In that same interview, he said that the Puffin Foundation was seeking to “open the doors of artistic expression by providing grants to artists and art organizations that are often excluded from mainstream opportunities due to their race, gender, or social philosophy.”
Perry also loved the Teaneck community, Neal said, noting that another activity that kept his father busy was “meeting with people in Teaneck, funding afterschool programs, creating the Teaneck Cultural Forum, working on the Teaneck Film Festival, and supporting the Teaneck Creek Conservancy.” Puffin helps fund an after-school program called Super Strides, offering experimental programs for local children. The center also provides scholarships for children who need them.
And all this, Neal said, while his father — at least in his later years — contended with Parkinson’s disease, affecting his lower extremities. His arms, however, remained strong. “His hands were steady as a rock. Even at age 94, I still wouldn’t want to arm wrestle,” Neal joked. Not surprising, since his father served in World War II and had been a Navy boxer, an avid tennis player, and a member of a football team. It took the coronavirus to lay him low.
“My father acted globally as well as locally,” said Neal. “He had a deep love and concern for the community, understanding that this offered the best chance for educating and enriching people’s lives.” His global focus was on peace and understanding, particularly as it related to the Middle East.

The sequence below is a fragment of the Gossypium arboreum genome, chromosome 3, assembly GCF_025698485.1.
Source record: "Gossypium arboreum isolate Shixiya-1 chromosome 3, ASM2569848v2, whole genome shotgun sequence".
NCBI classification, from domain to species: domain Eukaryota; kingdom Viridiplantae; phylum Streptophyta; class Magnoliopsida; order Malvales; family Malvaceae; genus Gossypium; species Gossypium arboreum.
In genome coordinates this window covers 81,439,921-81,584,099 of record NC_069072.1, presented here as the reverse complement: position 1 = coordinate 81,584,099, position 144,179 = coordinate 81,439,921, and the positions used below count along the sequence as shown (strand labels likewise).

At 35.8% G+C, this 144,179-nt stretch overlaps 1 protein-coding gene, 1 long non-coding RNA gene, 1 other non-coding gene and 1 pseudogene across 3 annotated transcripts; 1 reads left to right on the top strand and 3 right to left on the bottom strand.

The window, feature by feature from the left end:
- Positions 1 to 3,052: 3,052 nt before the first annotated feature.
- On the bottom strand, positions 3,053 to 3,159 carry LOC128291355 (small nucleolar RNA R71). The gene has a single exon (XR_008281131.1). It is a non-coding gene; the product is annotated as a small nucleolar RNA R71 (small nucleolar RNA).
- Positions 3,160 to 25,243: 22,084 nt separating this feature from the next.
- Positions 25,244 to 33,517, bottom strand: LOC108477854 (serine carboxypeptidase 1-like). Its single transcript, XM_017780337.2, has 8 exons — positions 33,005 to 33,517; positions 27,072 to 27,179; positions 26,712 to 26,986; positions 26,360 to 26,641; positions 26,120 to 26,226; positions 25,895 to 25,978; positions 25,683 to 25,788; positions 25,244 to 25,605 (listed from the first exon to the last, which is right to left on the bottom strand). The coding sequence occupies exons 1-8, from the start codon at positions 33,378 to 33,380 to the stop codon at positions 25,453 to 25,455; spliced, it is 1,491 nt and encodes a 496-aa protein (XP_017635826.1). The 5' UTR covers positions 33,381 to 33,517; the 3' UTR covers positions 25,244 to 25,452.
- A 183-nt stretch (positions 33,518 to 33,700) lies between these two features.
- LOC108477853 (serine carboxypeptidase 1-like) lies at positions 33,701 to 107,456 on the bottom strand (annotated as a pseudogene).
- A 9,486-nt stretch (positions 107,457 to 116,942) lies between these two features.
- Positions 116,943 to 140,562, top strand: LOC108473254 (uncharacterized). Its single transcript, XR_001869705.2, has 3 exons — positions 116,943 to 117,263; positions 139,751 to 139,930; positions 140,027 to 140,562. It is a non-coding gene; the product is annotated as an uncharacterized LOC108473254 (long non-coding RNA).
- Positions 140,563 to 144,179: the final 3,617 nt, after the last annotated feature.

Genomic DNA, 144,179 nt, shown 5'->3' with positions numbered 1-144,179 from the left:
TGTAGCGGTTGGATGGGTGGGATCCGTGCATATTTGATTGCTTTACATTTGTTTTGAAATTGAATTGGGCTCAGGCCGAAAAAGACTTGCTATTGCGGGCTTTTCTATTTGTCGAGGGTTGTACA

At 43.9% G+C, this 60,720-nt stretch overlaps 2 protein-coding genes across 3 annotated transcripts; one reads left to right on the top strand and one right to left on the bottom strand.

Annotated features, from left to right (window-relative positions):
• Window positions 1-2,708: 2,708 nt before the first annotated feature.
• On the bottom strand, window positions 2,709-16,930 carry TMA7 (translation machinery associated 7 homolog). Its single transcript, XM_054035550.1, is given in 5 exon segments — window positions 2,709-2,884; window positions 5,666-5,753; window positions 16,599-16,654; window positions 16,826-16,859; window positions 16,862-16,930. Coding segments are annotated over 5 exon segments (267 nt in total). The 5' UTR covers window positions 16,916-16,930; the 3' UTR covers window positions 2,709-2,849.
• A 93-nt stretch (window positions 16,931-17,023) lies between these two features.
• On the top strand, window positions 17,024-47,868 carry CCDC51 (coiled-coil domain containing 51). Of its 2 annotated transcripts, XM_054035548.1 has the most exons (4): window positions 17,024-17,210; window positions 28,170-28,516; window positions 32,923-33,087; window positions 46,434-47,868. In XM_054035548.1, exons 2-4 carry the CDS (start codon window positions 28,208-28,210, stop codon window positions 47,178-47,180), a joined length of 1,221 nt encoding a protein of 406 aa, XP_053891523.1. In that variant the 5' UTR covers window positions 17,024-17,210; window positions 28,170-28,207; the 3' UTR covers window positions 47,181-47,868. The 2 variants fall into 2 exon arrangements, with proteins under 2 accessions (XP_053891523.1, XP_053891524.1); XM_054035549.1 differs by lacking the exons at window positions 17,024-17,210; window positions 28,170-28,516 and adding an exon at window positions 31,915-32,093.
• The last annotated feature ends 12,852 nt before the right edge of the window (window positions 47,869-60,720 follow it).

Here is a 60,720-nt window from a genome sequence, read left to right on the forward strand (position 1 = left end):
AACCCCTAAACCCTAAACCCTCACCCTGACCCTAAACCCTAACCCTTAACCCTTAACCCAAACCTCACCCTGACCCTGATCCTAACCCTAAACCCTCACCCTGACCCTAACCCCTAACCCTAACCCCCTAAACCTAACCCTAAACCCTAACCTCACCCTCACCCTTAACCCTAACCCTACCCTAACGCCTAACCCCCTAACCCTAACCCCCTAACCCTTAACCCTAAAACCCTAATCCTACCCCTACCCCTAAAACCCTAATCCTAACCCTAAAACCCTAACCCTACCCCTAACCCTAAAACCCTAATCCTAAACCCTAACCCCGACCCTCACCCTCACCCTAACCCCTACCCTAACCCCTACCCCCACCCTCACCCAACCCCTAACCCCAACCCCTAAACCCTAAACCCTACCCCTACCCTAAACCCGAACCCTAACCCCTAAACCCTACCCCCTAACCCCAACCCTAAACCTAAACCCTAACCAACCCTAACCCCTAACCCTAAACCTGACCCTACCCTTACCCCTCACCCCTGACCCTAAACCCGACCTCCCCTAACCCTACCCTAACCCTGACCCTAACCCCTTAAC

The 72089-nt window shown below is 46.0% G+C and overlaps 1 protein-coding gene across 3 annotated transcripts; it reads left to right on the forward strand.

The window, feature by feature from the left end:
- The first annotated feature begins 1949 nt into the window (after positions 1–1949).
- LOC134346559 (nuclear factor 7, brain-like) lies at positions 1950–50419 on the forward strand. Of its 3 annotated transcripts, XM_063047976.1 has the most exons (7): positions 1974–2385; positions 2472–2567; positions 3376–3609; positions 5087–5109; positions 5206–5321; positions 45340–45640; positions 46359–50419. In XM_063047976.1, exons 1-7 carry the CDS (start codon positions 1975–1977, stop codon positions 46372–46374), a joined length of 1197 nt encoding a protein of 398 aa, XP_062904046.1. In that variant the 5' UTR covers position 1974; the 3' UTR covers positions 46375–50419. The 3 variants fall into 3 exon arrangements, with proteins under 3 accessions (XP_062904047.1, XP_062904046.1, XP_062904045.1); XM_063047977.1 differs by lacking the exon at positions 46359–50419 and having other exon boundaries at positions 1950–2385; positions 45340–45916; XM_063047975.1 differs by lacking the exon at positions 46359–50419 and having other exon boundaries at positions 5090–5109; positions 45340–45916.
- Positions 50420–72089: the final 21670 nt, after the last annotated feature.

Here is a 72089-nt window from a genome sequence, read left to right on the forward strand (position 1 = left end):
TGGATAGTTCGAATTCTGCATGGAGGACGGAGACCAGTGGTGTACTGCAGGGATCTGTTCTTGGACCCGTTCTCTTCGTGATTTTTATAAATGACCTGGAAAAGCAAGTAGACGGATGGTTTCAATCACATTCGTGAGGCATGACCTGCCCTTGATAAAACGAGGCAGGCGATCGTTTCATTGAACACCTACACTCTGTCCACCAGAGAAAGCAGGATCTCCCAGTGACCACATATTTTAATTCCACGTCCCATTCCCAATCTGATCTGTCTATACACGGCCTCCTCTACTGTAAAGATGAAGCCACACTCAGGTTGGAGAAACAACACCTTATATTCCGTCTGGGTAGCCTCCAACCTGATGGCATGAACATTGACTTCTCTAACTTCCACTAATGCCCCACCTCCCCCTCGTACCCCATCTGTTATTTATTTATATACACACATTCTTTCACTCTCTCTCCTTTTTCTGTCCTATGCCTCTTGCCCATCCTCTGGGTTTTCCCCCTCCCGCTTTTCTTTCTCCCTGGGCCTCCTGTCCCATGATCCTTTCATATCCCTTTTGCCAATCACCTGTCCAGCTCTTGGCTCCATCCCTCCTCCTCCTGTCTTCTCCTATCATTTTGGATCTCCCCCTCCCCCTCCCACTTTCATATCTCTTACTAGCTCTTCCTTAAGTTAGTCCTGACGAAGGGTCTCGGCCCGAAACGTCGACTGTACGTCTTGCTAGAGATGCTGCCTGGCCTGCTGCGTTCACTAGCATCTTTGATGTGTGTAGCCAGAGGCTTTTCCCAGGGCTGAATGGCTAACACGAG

“He felt very strongly about Givat Haviva,” the Center for a Shared Society, which, says its website, “aims to build an inclusive, socially cohesive society in Israel by engaging divided communities in collective action towards the advancement of a sustainable, thriving Israeli democracy based on mutual responsibility, civic equality and a shared vision of the future.”
He also delighted in hosting photographic exhibits produced by Israeli teens as part of “Through Others’ Eyes,” a photography exhibition featuring works by Arab and Jewish Israeli teenagers, run by Givat Haviva. During the summer, participants go to New York for three weeks, where they participate in Peace Camp at Camp Shomria, as well as special programming in the New York City area. “My father loved to visit the children at camp” Neal said. “It made him so happy and proud. It made him feel like he was helping the teens to share and have a better understanding of society.”
While Neal believes he knew his father well, “some of the emails I’m getting from people who knew him when he was young, or have stories to tell about something he did, have been wonderful. Sometimes it’s hard not to cry.” Some of those emails are from former employees. “He gave a large chunk of his company to his employees,” Neal said. “He also provided scholarships for their children to go to school.
“He had a love of family, a love of Teaneck, and a love for the world that he demonstrated every day of his life.”
Paul Ostrow, who heads community outreach and public relations efforts at Holy Name Hospital, remembers Perry Rosenstein as “a soft-spoken man. He was a lover of culture and had the ability to quietly bring people of different backgrounds together for different functions.
“I remember various events when he started the Teaneck Creek Conservancy. He worked with private groups, with the town, with volunteers.” Perry Rosenstein founded the Teaneck Creek Conservancy in 2001, dedicated to the reclamation and protection of the environmental, cultural, and historical legacy of the Teaneck Creek watershed, where the Puffin Foundation is headquartered.